Last Sunday after Pentecost
Christ the King
The Rev. Dr. Sean C. Kim
St. Mary’s Episcopal Church
November 22, 2020
Today the Church commemorates the Feast of Christ the King. As we prayed in our opening Collect, we praise and worship Jesus Christ as “the King of kings and Lord of lords.” The Feast of Christ the King is a relatively new addition to the church calendar, having been instituted by Pope Pius XI in 1925. It falls on the last Sunday of the church year, drawing a parallel with the end of time, the last days, when Christ will come in all his power and glory.
Although the feast is relatively recent compared to other feasts that have been around for centuries, it is firmly rooted in Scripture. In today’s Epistle, we read that God “raised [Jesus] from the dead and seated him at his right hand in the heavenly places, far above all rule and authority and power and dominion, and above every name that is named, not only in this age but also in the age to come. And he has put all things under his feet” (Ephesians 1:20-23). And in today’s Gospel, we read: “When the Son of Man comes in his glory, and all the angels with him, then he will sit on the throne of his glory. All the nations will be gathered before him” (Matthew 25:31-32).
In the Orthodox Church, this vision of the exalted Jesus has expressed itself down through the ages in the iconography of Christos Pantocrator (Χριστὸς Παντοκράτωρ) or Christ Almighty. We have an example on the cover of today’s service leaflet: the mosaic of Christos Pantocrator from the dome of the Church of the Holy Sepulchre in Jerusalem. The church is built over what is believed to be the site of Jesus’ crucifixion and burial. With the Christos Pantocrator on the ceiling of this church, we see a colossal, regal Jesus set against a gold background and surrounded by a celestial court of angels and saints. Jesus is the enthroned king of heaven and earth, looking down on the faithful.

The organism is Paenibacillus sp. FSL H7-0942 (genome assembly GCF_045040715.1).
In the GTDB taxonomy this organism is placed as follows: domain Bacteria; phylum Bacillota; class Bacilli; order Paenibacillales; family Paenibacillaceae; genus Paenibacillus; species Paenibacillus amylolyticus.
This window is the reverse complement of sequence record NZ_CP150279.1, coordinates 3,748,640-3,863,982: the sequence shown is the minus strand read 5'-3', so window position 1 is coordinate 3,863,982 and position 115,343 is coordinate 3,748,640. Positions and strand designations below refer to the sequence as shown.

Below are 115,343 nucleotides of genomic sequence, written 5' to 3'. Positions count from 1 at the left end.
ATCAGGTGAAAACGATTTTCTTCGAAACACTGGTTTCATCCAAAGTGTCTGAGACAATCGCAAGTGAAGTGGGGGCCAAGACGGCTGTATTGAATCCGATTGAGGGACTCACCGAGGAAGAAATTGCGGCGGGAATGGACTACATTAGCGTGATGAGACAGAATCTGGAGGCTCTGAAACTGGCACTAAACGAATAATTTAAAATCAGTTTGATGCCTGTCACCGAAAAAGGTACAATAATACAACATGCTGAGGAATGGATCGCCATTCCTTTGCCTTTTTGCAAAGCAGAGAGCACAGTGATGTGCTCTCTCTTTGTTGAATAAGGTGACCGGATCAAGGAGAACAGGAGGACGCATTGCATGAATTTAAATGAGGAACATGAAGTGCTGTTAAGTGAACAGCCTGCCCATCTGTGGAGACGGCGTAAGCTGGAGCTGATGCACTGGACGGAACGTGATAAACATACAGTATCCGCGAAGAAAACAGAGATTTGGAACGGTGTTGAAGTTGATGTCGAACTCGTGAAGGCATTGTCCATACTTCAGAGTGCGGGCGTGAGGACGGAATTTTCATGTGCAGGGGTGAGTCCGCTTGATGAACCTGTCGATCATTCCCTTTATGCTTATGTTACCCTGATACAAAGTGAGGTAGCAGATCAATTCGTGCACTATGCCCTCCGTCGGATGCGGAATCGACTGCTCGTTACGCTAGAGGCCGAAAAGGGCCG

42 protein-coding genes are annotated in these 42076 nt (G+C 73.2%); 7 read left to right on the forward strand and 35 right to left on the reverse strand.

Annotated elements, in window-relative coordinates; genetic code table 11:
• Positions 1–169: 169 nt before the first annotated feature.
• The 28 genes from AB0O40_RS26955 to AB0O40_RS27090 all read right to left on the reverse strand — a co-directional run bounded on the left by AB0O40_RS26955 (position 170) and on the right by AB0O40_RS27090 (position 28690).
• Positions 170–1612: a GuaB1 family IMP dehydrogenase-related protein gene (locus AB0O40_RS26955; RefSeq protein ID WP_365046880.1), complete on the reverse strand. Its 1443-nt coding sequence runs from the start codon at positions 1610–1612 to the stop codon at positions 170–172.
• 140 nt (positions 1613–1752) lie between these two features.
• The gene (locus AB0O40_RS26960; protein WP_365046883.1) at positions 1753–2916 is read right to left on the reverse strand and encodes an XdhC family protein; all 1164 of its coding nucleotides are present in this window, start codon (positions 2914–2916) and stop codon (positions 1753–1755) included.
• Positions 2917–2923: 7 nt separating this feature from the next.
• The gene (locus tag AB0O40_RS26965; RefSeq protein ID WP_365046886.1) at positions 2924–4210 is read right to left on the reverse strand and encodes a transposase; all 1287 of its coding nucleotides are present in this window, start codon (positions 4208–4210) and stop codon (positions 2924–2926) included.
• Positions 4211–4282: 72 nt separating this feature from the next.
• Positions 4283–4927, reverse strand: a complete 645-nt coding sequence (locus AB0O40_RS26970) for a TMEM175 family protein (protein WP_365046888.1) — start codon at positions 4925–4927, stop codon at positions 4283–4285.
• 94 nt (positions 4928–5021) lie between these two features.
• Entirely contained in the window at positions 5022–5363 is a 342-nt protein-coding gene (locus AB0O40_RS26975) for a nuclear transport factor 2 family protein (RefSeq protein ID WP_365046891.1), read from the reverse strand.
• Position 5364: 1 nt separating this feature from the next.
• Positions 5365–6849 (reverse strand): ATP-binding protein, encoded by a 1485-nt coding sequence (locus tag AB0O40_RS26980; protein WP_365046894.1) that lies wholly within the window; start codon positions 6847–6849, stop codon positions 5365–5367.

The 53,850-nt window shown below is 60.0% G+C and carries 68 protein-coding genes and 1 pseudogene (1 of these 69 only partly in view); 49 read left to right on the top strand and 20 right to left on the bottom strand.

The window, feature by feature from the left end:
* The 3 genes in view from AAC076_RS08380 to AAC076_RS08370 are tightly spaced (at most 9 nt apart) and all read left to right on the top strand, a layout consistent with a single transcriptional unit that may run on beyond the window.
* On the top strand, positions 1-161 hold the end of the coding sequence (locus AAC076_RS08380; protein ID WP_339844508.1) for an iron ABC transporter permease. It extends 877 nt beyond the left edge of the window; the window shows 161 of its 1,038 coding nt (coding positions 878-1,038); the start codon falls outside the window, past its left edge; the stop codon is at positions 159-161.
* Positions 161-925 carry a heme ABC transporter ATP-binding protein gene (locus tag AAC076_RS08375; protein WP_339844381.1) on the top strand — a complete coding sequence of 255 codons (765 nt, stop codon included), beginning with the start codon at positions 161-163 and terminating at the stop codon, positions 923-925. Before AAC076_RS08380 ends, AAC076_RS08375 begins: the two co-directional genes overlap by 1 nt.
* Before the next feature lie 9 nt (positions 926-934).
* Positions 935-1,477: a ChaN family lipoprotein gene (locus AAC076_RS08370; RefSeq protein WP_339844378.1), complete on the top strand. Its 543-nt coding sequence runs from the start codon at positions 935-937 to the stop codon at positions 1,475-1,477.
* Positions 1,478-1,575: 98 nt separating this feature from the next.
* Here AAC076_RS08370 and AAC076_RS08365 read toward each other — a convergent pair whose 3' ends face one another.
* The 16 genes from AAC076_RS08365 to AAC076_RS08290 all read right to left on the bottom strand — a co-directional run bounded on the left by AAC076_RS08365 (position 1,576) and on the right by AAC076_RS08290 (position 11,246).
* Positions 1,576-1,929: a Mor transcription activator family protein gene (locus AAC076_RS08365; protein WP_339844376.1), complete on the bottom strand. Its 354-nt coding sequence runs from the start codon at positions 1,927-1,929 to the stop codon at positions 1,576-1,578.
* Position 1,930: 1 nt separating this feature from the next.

For some of us today, we may not be entirely comfortable with calling Jesus king. It certainly doesn’t figure as prominently in Protestant theology as it does in Roman Catholic or Orthodox. There are plenty of Roman churches named Christ the King, including the one here in Kansas City on 85th and Wornall Road. But how many Protestant churches do you know that are named Christ the King? I don’t think there are many Episcopal Churches with that name either, Anglo-Catholic or otherwise.